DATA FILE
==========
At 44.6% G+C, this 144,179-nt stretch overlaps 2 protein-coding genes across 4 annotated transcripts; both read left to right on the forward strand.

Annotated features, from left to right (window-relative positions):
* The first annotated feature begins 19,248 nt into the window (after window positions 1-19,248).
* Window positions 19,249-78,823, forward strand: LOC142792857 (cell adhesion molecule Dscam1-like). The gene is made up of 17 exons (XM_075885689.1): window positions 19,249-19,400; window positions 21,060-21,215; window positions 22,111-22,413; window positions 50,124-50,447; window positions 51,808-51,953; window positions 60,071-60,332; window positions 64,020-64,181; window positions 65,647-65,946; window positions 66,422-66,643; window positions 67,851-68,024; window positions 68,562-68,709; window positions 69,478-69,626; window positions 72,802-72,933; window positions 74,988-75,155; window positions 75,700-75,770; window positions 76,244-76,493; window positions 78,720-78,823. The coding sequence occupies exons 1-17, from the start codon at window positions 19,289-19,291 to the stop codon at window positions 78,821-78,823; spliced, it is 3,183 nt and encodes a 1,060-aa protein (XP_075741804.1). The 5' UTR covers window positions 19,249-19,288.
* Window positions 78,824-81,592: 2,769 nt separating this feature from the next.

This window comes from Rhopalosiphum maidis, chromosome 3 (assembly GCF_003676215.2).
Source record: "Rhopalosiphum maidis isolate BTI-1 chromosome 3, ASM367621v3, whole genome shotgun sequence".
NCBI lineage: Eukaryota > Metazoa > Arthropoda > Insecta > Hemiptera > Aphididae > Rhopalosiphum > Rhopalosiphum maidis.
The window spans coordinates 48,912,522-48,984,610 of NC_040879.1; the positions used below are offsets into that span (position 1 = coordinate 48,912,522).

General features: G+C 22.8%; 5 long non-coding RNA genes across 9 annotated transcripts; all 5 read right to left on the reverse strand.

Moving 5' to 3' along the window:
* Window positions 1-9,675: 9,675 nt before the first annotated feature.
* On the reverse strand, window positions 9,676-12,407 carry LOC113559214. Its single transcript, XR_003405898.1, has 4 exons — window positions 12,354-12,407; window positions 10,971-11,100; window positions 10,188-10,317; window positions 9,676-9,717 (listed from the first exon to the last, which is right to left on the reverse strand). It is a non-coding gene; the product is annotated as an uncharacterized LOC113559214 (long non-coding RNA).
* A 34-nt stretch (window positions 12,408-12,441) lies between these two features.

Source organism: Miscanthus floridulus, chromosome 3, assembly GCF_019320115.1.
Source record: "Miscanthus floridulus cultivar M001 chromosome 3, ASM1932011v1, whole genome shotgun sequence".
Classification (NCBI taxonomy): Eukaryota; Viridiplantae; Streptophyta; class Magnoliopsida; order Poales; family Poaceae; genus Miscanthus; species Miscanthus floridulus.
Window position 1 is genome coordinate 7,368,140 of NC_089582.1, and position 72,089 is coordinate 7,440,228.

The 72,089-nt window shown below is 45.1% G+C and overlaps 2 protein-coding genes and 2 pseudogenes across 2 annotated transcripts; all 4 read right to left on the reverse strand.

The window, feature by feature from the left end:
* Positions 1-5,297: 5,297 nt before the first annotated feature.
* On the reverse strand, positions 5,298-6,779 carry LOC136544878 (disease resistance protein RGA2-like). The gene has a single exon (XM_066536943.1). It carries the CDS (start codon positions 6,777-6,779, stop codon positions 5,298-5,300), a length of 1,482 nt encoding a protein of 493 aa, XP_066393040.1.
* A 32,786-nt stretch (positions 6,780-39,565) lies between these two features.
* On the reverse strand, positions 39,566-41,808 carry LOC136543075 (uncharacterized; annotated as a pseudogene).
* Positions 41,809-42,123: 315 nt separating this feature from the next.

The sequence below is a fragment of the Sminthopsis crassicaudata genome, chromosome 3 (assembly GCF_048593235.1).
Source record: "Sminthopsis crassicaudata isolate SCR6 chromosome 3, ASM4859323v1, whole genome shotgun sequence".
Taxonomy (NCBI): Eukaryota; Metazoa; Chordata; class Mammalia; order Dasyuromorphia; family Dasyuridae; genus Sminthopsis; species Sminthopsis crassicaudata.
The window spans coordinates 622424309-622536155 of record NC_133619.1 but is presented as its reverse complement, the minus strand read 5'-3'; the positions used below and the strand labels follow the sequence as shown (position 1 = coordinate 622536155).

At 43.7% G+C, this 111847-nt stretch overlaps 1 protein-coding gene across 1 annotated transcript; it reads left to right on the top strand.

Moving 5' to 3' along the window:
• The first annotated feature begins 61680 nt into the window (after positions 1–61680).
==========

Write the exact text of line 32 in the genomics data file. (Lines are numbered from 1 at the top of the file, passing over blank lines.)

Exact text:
• The first annotated feature begins 61680 nt into the window (after positions 1–61680).